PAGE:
This particular case was based on plaintiffs’ complaints that they were non-exempt security guards working for the company, ABM Security Services, Inc. (ABM) at a variety of work sites (i.e. residential, commercial, retail, office, industrial, etc.) throughout the state of California, and their principal duties providing immediate response to emergency and/or life threatening situations and physical security on site required that they keep their pagers and radios on. There was no exception to the rule for rest breaks. As part of their job duties, security guards were required to keep pagers and radios on during rest breaks and stay vigilant and respond to any calls that occurred regardless of their rest break schedule.

ABM’s policy was based on the urgency or time-sensitive nature of some of the clients’ needs pertaining to the on site security guards in a number of different circumstances. Some such situations included: building tenant who wanted a security escort to the parking lot, the manager of a building that needed notification of a mechanical issue on site, and various “emergencies.”

Security guards working for ABM saw this as a violation of labor law and filed suit complaining that ABM failed to provide employees with compliant rest breaks. The plaintiffs were granted summary judgment and awarded approximately $90 million by the trial court, but the Court of Appeal reversed the decision.

The case presented two issues to be considered by the Supreme Court:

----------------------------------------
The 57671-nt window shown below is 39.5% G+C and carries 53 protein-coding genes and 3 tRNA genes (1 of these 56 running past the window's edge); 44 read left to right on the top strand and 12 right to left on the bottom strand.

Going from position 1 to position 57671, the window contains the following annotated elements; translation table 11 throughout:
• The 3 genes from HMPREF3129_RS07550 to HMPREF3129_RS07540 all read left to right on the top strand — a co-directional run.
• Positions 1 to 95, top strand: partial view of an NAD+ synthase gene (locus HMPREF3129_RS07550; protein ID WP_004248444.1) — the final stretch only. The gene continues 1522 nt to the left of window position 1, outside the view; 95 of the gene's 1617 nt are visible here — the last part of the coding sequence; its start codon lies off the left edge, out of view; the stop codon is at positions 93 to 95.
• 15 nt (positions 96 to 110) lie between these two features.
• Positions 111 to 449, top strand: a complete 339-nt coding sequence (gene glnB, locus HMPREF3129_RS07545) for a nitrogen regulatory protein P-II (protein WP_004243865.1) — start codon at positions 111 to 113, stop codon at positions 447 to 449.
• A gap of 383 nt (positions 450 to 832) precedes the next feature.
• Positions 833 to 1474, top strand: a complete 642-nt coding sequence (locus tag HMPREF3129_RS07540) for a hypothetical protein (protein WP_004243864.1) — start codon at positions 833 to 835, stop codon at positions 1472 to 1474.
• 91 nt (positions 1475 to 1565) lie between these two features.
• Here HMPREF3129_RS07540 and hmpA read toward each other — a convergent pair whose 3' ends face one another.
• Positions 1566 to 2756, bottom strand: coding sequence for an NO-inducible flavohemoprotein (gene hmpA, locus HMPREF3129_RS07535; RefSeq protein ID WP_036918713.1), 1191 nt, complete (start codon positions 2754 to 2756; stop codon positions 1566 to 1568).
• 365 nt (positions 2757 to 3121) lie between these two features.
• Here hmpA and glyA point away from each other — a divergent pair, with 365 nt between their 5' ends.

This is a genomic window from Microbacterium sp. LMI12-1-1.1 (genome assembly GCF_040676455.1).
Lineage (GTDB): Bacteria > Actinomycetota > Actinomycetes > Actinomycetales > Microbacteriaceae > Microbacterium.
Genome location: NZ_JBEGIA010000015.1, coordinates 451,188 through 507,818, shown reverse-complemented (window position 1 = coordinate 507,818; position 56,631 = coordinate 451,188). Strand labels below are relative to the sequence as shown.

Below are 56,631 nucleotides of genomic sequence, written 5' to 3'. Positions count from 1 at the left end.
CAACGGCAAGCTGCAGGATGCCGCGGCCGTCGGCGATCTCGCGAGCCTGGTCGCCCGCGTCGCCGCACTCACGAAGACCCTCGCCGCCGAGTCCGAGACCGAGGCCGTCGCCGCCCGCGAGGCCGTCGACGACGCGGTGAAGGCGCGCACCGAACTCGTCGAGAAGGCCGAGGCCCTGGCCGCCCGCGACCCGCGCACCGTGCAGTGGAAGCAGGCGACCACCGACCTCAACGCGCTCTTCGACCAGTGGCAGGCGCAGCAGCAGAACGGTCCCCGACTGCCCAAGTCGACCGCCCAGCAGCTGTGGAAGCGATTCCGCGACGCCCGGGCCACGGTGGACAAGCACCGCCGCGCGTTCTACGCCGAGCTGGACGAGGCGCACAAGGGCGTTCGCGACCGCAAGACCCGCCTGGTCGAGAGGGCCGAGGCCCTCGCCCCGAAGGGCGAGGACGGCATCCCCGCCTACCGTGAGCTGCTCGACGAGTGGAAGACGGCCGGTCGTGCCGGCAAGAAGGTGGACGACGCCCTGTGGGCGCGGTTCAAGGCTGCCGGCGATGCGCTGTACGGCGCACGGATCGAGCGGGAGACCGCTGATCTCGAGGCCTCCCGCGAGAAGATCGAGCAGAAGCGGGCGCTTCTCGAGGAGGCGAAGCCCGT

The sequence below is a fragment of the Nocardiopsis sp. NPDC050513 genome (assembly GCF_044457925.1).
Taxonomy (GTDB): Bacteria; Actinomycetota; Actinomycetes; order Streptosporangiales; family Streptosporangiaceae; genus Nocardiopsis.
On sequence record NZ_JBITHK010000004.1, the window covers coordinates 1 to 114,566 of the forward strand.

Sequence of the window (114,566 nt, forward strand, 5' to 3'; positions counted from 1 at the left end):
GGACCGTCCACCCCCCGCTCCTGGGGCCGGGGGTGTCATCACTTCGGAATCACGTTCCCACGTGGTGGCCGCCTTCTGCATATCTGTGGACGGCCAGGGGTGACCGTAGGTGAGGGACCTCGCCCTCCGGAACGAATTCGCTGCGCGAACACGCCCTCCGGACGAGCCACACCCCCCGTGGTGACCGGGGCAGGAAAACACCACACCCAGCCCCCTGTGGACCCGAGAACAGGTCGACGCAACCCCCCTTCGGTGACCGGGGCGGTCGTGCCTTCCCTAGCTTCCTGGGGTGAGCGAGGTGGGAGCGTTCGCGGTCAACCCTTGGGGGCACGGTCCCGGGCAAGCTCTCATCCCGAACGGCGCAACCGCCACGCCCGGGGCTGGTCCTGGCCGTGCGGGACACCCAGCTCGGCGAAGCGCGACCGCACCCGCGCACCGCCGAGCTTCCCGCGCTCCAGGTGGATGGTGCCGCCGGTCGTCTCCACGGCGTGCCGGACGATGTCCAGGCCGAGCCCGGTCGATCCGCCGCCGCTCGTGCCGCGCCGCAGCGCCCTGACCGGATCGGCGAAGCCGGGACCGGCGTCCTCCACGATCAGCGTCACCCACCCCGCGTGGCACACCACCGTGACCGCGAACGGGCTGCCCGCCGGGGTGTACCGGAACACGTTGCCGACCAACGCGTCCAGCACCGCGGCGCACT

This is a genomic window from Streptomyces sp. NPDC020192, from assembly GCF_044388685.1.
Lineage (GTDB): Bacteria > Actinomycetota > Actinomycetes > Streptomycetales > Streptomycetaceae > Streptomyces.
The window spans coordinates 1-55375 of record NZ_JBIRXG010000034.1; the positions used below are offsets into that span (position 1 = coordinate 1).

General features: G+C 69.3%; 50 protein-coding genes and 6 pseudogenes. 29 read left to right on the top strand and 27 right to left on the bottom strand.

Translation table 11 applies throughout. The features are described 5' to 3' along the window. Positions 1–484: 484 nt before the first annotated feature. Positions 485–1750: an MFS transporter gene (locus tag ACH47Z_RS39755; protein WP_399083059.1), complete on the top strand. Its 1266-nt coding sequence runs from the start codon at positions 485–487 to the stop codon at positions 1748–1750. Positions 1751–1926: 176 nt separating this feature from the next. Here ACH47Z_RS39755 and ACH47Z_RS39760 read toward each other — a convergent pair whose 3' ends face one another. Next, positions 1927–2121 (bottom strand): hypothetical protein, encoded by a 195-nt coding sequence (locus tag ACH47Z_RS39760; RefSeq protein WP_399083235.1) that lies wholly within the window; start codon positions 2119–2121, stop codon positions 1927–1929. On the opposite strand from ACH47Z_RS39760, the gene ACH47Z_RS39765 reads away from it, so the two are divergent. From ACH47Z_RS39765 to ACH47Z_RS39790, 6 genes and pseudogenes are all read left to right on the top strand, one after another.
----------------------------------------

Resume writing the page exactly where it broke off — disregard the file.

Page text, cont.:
1.     Are employers required to allow employees to take “off-duty” rest breaks?

2.     Can employers require employees to remain “on-call” during rest breaks?

After considering the issue, the California Supreme Court came to a decision. They first noted that California law did not explicitly require employers to provide “off-duty” rest breaks, but they also took into consideration the plain meaning of the word “rest” and other language included in the Wage Order and Labor Code. When they concluded that rest breaks need to be off-duty they noted that California Labor Code section 226.7 prohibits employers from requiring any employee to work during any meal or rest period and that the relevant Wage Order’s wording indicated that rest breaks needed to be considered time worked. The court decided that the language indicating that “rest breaks” be counted as “work time” would not be necessary unless it was the intention of the law for rest breaks to be off-duty. ABM attempted to sway the court’s decision in their favor by pointing to language in the Wage Order discussing the possibility for employers (on rare occasion) to require employees to take on-duty meal breaks. Their argument did not hold as the Court’s opinion was that the absence of language authorizing the same for on-duty rest breaks was more telling than the existence of the exception made for meal breaks. The Court held that rest breaks must be off-duty.